jPapaBench is a Java version of the PapaBench benchmark, originally written in C. The benchmark is based on the Paparazzi project which provides a free implementation of an autopilot for unmanned aerial vehicles (UAVs). The autopilot has been successfully tested on several real devices. The main motivation for implementing a Java-based PapaBench version was to provide a realistic application benchmark that would allow comparison of different Java Virtual Machine implementations and different flavors of real-time Java. jPapaBench is available for plain Java, Real-Time Specification for Java (RTSJ), and Safety-Critical Java.

Source Code Structure

For portability reasons, the implementation is split into these components:

  • papabench-core provides an implementation of the application logic, independent of the Java flavor. In particular, it implements modules (autopilot, fly-by-wire), sensors (IR, GPS), communication  and tasks. It also contains a simple environment simulator.
  • papanech-pj encapsulates papabench-core into plain Java constructs. It uses common Java threads and dynamic memory allocation with a garbage collector.
  • papabench-rtsj encapsulates papabench-core into RTSJ constructs. It uses real-time threads and supports scoped memory.
  • papabench-scj encapsulates papabench-core into SCJ constructs. There are two versions, one that relies only on SCJ Level 0 (L0) API, and one that uses also SCJ Level 1 (L1).


The papabench-core component copies the modular design of the original C-based PapaBench.
There are two top-level modules Autopilot and FBW (fly-by-wire) connected by SPI bus. On real hardware these modules are deployed on two different computation units. In jPapabench, they are present in a single JVM.

The FBW module receives commands from the ground and sends them to servos. The Autopilot module is responsible for flying according to a given flight-plan. Based on data from sensors it sends low-level flying to the FBW module. jPapaBench is deployed with third module called Simulator, which collects information about commands sent to servos and computes a physical model of the plane. Further, it produces data for sensors.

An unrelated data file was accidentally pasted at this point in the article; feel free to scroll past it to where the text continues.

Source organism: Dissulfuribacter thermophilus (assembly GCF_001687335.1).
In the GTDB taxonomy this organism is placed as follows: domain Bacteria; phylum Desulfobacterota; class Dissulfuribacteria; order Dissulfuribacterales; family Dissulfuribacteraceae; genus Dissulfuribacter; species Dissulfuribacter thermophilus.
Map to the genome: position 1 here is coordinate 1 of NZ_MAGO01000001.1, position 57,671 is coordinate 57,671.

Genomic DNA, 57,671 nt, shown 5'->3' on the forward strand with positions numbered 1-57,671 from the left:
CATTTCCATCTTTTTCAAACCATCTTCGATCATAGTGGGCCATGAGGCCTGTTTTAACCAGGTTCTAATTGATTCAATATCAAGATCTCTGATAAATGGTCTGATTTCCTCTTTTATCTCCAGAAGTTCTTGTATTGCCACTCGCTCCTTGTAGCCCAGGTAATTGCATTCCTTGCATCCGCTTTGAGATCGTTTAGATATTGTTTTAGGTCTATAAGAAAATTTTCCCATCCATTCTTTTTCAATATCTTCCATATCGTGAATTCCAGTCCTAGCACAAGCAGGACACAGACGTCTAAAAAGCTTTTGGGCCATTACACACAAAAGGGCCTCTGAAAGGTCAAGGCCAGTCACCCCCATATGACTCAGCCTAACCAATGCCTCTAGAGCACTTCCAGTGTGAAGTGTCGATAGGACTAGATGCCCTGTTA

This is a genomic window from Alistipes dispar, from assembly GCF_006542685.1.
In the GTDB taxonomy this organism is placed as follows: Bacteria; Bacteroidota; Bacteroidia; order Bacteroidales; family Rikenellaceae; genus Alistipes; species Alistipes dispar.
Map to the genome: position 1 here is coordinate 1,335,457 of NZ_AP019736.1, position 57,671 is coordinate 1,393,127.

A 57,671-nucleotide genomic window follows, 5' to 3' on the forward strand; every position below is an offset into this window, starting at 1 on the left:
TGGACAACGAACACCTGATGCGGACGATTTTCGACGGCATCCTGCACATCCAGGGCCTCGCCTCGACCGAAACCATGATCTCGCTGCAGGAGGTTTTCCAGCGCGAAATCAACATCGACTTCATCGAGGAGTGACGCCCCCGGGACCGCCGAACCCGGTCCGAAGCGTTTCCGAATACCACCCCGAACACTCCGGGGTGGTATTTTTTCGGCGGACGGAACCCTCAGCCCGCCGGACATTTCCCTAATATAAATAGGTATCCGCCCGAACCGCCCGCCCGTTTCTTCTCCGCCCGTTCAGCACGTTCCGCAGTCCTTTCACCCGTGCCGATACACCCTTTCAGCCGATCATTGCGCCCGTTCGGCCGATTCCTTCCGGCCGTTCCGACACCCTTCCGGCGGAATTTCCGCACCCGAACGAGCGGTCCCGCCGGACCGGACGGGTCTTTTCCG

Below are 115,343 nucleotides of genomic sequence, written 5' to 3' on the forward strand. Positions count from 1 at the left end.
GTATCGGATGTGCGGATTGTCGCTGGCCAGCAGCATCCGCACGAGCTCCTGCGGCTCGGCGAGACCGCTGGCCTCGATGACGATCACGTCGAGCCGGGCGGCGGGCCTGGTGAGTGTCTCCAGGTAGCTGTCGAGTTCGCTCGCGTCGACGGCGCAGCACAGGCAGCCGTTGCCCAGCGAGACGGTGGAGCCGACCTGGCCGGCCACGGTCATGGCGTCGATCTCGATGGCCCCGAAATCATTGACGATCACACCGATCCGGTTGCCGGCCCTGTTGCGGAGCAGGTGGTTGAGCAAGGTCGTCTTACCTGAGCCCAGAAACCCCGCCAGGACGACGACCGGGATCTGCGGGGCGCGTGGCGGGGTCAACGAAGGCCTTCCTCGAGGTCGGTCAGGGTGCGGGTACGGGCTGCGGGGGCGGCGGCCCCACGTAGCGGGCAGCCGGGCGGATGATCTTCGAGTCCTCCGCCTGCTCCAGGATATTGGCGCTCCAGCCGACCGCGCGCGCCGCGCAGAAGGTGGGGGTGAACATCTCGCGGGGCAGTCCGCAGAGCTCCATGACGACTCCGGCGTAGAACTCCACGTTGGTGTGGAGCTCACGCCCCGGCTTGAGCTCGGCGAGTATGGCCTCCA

picture of high-level design


Each module contains a set of tasks, which are responsible for computation and communication.

Autopilot tasks
# Task Period Depends on
A1 Radio control 25ms F2
A2 Stabilization 50ms A1,A4,A7,S3
A3 Fly-by-wire link 50ms A2
A4 Reporting 100ms
A5 Navigation 250ms S2
A6 Altitude control 250ms A5
A7 Climb control 250ms A6
FBW module tasks
# Task Period Depends on
F1 Test PPM 25ms
F2 Send data to autopilot 25ms F1
F3 Check fail-safe mode 50ms
F4 Check autopilot 50ms A3
Simulator module tasks
# Task Period Depends on
S1 Environment simulator 25ms
S2 GPS interrupt 50ms
S3 Infra-red interrupt 250ms
Tasks precedence graph

Tasks precedence graph


jPapaBench has no native interrupts handlers (as they are defined by RTSJ or SCJ specifications). Instead of them, the separated tasks with specified periods are utilized. They produces data for GPS and IR sensors.

Source code

Source code is available at google code. If you want to contribute do not hesitate to contact me.

You can also check the source code of jPapaBench as a part of the archive experiments.tgz which contains all source code related to the JTRES 2010 paper “Exhaustive Testing of Safety Critical Java”. Source code of jPapaBench is located in the directory examples/papabench-{core|rtsj|scj}.

Differences from C-based version of PapaBench

The C-based Papabench uses timeline scheduling, and thus needs no explicit synchronization. In order to support other types of scheduling present in RTSJ/SCJ L1 or even plain Java, jPapabench (papabench-core) includes explicit synchronization statements. These are ignored at SCJ L0.

Other differences are connected with the fact, that the Java-version is currently not intended to be run on real hardware. Thus, selected hardware-specific parts of the implementation are simplified:

  • sensors are simulated via periodic tasks and data from computed by the simulator module
  • communication bus SPI is simplified to round buffer
  • functionality of PapaBench task Transmit servos integrated into the task Check autopilot

Future work

The main future direction of the jPapaBench project is to make the code compatible with the Paparazzi project. Such upgrade will allow to use Paparazzi tools such as an external simulator or visualization engine.

The second objective is to employ model-driven techniques to improve a configuration variability of jPapaBench. The motivation comes from the original PapaBench which tries to define the architecture of benchmark with the help of the Architecture Analysis & Design Language (AADL). We would like to be able to generate a benchmark configuration (or some parts of implementation) from the AADL model.